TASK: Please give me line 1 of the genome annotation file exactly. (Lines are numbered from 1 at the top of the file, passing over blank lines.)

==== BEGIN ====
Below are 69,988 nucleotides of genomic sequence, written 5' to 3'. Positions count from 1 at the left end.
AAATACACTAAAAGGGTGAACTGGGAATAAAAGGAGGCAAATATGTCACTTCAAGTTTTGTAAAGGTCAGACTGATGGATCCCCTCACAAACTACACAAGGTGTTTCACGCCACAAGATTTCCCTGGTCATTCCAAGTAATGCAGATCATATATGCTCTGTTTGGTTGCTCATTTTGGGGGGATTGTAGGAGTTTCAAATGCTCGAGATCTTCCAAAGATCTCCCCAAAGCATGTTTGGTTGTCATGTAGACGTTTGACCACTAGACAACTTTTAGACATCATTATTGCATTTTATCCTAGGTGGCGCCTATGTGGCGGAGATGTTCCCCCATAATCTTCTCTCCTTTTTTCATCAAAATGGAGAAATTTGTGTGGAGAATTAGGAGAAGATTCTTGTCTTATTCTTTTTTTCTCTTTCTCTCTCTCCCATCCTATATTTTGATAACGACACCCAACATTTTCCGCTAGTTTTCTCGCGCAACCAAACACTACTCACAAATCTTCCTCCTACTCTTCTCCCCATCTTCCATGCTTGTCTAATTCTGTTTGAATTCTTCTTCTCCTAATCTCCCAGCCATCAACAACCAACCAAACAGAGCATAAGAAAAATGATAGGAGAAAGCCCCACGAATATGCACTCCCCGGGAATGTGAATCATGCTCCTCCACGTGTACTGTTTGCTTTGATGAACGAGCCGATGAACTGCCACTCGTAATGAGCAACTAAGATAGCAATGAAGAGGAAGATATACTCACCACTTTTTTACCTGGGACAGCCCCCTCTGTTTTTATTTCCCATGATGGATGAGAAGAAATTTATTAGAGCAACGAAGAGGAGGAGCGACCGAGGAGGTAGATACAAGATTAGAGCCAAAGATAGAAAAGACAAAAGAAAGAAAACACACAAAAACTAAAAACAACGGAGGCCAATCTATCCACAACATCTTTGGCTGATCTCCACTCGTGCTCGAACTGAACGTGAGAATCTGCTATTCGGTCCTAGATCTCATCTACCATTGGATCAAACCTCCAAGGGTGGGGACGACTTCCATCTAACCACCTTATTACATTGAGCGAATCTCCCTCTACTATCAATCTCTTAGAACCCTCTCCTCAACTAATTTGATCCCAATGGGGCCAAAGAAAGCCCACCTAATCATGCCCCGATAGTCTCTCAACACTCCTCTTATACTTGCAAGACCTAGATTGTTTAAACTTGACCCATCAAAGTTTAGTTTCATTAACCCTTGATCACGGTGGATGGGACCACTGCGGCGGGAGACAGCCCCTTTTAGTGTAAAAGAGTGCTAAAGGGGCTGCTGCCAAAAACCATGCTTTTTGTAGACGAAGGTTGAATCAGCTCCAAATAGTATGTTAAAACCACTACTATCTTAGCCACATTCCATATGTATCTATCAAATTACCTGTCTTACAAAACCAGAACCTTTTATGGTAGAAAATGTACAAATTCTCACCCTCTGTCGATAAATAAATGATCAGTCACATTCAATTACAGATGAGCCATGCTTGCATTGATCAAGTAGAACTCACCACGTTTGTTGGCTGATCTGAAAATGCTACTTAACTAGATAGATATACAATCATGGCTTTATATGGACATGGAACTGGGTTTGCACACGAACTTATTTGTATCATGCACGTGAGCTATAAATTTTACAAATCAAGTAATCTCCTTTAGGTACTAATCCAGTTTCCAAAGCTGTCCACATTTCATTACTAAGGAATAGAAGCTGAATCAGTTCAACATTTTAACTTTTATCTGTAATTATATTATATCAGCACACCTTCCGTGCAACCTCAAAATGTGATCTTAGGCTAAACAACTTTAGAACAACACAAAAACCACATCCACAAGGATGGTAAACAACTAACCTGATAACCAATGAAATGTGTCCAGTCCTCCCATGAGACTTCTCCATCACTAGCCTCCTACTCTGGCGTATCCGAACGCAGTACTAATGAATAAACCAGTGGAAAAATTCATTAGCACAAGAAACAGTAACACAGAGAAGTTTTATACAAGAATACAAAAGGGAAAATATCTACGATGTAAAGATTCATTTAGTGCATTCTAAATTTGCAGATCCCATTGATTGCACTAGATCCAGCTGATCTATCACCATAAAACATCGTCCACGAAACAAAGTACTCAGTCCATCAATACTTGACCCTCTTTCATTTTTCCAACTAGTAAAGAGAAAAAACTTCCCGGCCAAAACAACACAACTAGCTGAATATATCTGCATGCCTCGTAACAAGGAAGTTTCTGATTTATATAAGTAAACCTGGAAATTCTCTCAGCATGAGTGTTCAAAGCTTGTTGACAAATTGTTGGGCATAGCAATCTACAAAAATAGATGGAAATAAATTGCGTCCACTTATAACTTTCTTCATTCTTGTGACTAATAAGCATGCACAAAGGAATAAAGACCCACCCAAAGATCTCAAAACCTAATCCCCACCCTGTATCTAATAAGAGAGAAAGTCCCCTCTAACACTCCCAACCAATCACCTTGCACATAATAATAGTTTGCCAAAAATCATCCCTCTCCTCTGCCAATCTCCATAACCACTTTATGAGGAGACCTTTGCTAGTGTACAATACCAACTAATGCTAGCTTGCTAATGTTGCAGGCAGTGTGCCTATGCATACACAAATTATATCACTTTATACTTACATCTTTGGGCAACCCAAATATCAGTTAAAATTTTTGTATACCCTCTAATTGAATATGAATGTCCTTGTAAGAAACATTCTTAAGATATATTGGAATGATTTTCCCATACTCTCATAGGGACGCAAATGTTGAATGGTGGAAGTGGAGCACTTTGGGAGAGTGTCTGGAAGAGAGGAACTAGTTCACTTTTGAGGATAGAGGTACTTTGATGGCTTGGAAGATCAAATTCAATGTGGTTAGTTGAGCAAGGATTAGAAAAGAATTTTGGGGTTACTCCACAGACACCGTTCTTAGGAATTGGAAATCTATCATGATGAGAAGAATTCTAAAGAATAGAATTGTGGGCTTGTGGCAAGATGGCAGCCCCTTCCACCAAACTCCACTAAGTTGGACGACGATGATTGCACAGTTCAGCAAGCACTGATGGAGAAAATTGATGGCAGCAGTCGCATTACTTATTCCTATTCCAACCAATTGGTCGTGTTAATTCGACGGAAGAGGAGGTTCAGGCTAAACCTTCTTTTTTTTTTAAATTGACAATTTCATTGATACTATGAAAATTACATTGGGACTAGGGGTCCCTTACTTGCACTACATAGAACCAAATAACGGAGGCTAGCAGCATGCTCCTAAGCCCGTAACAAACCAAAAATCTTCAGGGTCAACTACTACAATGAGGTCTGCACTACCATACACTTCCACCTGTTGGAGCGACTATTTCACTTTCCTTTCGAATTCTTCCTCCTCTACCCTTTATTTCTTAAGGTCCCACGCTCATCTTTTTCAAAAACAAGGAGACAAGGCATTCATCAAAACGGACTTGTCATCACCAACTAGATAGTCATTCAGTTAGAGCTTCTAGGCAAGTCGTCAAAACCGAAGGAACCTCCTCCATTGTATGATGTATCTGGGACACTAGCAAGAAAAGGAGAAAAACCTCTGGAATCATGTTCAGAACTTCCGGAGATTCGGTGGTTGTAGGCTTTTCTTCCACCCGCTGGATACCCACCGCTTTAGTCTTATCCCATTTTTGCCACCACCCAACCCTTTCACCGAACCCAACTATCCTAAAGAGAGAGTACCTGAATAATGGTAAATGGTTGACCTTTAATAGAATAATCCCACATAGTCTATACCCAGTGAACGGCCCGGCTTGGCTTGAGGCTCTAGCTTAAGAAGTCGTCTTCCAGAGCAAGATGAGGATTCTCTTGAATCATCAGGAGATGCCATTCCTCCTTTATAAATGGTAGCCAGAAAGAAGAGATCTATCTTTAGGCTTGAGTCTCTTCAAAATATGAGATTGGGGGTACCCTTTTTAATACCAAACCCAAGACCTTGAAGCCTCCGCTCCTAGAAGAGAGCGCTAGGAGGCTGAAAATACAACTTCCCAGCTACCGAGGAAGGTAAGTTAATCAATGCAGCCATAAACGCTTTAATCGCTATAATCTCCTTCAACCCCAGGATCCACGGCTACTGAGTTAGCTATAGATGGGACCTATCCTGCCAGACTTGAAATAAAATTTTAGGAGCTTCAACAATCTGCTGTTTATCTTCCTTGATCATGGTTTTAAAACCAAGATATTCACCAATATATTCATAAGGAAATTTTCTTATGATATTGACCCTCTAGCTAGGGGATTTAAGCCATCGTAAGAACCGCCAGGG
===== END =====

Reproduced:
Below are 69,988 nucleotides of genomic sequence, written 5' to 3'. Positions count from 1 at the left end.